Monday, November 30, 2009

Amazing animal-Cute baby elephant

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Sunday, November 29, 2009

Bizarre facts-Einstein's Brain

After the death of Albert Einstein his brain was removed by a pathologist and put in a jar for future study.

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Saturday, November 28, 2009

Amazingly realistic sketches

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Friday, November 27, 2009

Interesting facts-Water in a lifetime

An average human drinks about 16,000 gallons of water in a lifetime.

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Thursday, November 26, 2009

Worlds-Biggest-Tabbouleh-Salad-003

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Amazing happenings-Glowing animals

Rhesus Macaque Monkey
How does it glow?
Green fluorescent protein, introduced into DNA of egg via virus (2008)

What can we learn?
Scientists at the Yerkes National Primate Research Center in Atlanta are using green fluorescent protein to study Huntington's disease, which destroys nervous tissue.
In 2008 the researchers infected unfertilized monkey eggs with an HIV-like virus, which changed the eggs' DNA to include the defect that causes Huntington's.
The virus also introduced a protein that would make rhesus monkeys fluoresce under ultraviolet light (as pictured)--making it easier to study the effects of the disease on the monkeys' brains.

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Cats
How does it glow?
Red fluorescent protein, introduced via a virus into cloned DNA, which was implanted in cat eggs, then implanted in mother (2007)

What can we learn?
Scientists at Gyoengsang National University in South Korea both cloned a Turkish Angora house cat and made it fluorescent—as shown in the glowing cat (left) photographed in a dark room under ultraviolet light. (The nonfluorescent cat, at right, appears green in these conditions.)
The scientists weren't the first to clone a cat--they weren't even the first to clone a fluorescent cat. But they were the first to clone a cat that fluoresces red. It's hoped that the red glow, which appears in every organ of the cats, will improve the study of genetic diseases.


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Pigs
How does it glow?
Green fluorescent protein, added to embryos (2006)

What can we learn?
Researchers at the National Taiwan University implanted green fluorescent protein into pigs. Seen above in ordinary light, one such pig appears yellowish. Under ultraviolet light, the pigs glow green. Though earlier experiments had beaten the Taiwanese scientists to the glowing-pig punch, no one else had done it quite as well, the Taiwanese group said: Their pigs glowed inside and out. The scientists hope to use the fluorescence to track the development of adult stem cells in the pigs, which are genetically very similar to humans.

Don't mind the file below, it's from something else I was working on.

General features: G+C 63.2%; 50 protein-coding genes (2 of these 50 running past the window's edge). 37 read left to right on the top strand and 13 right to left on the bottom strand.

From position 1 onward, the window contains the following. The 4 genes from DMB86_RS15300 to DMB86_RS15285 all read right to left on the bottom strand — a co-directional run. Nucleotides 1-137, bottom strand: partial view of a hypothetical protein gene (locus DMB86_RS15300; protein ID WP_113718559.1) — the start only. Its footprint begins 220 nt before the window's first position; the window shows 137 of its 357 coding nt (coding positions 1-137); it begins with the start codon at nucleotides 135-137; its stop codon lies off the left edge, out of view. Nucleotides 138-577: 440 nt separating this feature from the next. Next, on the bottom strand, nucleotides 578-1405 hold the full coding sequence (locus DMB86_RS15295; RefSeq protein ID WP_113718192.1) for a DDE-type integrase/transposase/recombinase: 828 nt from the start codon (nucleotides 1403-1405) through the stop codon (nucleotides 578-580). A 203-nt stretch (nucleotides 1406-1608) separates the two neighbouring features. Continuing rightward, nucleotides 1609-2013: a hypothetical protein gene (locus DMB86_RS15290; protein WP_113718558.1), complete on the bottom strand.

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Dog
How does it glow?
Red fluorescent protein, introduced via a virus into cloned DNA (2009)

What can we learn?
In the same city that gave the world its first cloned, fluorescent- red cat, another group of Seoul scientists - this time at Seoul National University-engineered the world's first cloned, fluorescent red dog on April 26, 2009.
Ruppy the beagle--a combination of "ruby" and "puppy"--is the first successful clone of a genetically modified dog. Believe it or not, the glow wasn't the point of the experiment-- just evidence of the genetically modified nature of the beast.
The ability to clone genetically modified dogs should improve the study of human genetic diseases in dogs, such as Parkinson's, according to the research team.

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Mice
How do they glow?
Green fluorescent protein, received via DNA from father, which had been implanted with glowing sperm-creating cells from a flourescent mouse (2004)

What can we learn?
University of Pennsylvania researchers figured out how to maintain and grow glowing, sperm-creating stem cells from genetically modified fluorescent mice.
The team then implanted the cells into infertile mice, which "miraculously" fathered three of the pups pictured--and the offspring of the lucky mice "men" glowed green under ultraviolet light, tipping the scientists off to their success.

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Emperor Scorpion
How does it glow?
Beta-carboline, naturally occurring

What can we learn?
Adults of any scorpion species naturally glow green-yellow or blue under ultraviolet light.
First scientifically described in 1954, the phenomenon led to the creation of "scorpion detectors"-- black lights--which made camping in scorpion-prone climates a less intimidating proposition. Using ultraviolet light, scientists have been able to study the scorpions in their native nocturnal habitats without disturbing the animals, which may lead to new insights into how we might avoid them. For example, a 1972 report documented scorpions as high as 8 feet (2.5 meters) in trees.